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Cheerleading IS a Sport

Studies have shown that cheerleading is the single most dangerous sport out there for high school girls. While cheerleaders make up only 3% of the 2.9 million female high school athletes, they make up 65% of all catastrophic injuries sustained by females. The injuries only include those that caused death, paralysis, or other long-term serious impairment, so the actual numbers are not very high. However, the number of cheerleaders taken to the emergency room each year is nearly 25,000. That doesn't include all of those sprains, bruises, and drops that don't result in a trip to the ER.

This ain't your Momma's cheerleading! This is the cheerleading of broken legs, arms, backs, and necks. This is the cheerleading of torn tendons and ligaments. This is the cheerleading of knocked-out teeth, black eyes, and big bruises and carpet burns. This is the cheerleading that IS a sport.

Sadly, the gyms and schools are not keeping up with the ever-increasing interest and involvement in the sport. Many squads still practice on gym floors with no mats. (Now, having been a cheerleader myself, I can say that those mats are pathetic excuses for safety equipment. They are about 1" of hard foam placed on a hard surface. And, honestly, they don't do much. But I can't imagine getting dropped the way I did on a gym floor. I probably would have been paralyzed. Instead, I just have chronic back pain. Yay!) Not only do many squads not have the proper equipment, they lack coaches with proper training. A real cheerleading coach has training in gymnastics, spotting, stunting, jumping, injury prevention, and first aid. Sadly, many people still think of cheerleaders as the bimbos on the side of the football field. But, they have evolved into amazing acrobats capable of inhuman stunts and tumbling. And, more and more parents are allowing their children to start earlier and earlier--to get that edge. It is time for people to recognize the accomplishments of the sport that is cheerleading--the high-flying, loop-da-looping, all-out tumbling, back-flipping, hand-clapping, fierce yelling, ESPN-invading sport that it is. And, it's time for people to put more effort into making it safe for our children.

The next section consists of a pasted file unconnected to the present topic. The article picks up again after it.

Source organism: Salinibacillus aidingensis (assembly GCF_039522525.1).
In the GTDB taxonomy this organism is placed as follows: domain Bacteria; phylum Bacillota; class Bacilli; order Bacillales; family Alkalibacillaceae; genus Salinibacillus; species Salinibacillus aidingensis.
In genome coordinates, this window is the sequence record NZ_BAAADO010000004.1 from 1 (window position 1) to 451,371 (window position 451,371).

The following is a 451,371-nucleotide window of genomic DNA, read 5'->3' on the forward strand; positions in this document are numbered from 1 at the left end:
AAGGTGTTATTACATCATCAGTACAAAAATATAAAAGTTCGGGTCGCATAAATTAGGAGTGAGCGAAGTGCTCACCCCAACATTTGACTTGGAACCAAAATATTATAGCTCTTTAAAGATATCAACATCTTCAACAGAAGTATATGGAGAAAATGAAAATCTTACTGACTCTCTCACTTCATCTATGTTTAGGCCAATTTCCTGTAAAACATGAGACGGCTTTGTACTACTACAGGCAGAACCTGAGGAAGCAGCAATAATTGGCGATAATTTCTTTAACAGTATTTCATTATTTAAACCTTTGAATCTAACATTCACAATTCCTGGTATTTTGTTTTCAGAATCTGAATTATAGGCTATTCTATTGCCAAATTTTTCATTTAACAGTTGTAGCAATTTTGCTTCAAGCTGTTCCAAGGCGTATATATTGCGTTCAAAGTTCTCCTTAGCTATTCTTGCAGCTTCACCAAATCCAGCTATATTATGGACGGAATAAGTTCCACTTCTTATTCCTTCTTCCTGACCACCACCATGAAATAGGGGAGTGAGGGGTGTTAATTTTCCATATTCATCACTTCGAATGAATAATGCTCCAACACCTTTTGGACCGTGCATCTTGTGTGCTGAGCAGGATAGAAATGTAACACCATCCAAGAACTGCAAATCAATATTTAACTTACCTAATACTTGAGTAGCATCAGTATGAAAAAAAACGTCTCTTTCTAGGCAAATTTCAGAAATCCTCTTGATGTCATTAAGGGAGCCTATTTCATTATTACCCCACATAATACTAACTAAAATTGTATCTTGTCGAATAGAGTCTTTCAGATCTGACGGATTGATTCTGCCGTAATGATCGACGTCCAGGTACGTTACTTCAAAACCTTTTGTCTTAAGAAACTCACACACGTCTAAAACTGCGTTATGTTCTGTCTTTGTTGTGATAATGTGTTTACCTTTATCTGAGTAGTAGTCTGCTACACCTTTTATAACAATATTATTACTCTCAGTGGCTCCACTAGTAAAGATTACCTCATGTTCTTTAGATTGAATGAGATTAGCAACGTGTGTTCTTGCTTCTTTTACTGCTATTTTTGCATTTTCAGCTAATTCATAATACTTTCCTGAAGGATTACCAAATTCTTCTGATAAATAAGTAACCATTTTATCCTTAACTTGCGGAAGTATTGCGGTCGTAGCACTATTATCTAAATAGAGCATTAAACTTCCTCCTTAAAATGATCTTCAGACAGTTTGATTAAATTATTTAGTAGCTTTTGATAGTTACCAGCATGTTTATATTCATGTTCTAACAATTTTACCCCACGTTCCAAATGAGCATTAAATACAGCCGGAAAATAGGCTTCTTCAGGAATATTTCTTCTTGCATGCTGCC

Below, I have listed the recommendations from the National Center for Catastrophic Sports Injury Research
  • Cheerleaders should have medical exams, including a complete medical history, before they are allowed to participate.
  • Cheerleaders should be trained by a qualified coach with training in gymnastics, partner stunting, spotting and other safety factors.
  • Cheerleaders should undergo proper conditioning programs and training in spotting techniques.
  • Cheerleaders should demonstrate mastery of stunts before trying complicated routines. They should not attempt stunts they are not capable of completing.
  • Coaches should supervise all practice sessions in a safe facility. Mini-trampolines and flips or falls off of pyramids and shoulders should be prohibited.
  • Pyramids over two high should not be performed. Two-high pyramids should be performed only with mats and other safety precautions.
  • A physician or a certified athletic trainer should be at all games and practice sessions. If one is not available, written emergency procedures should be available to all staff and athletes.
  • There should be continued research concerning safety in cheerleading.
  • When cheerleaders have experienced or shown signs of head trauma, they should receive immediate medical attention. Signs to watch for: loss of consciousness, visual disturbances, headache, inability to walk correctly, obvious disorientation, memory loss.
  • Cheerleading coaches should have some type of safety certification.

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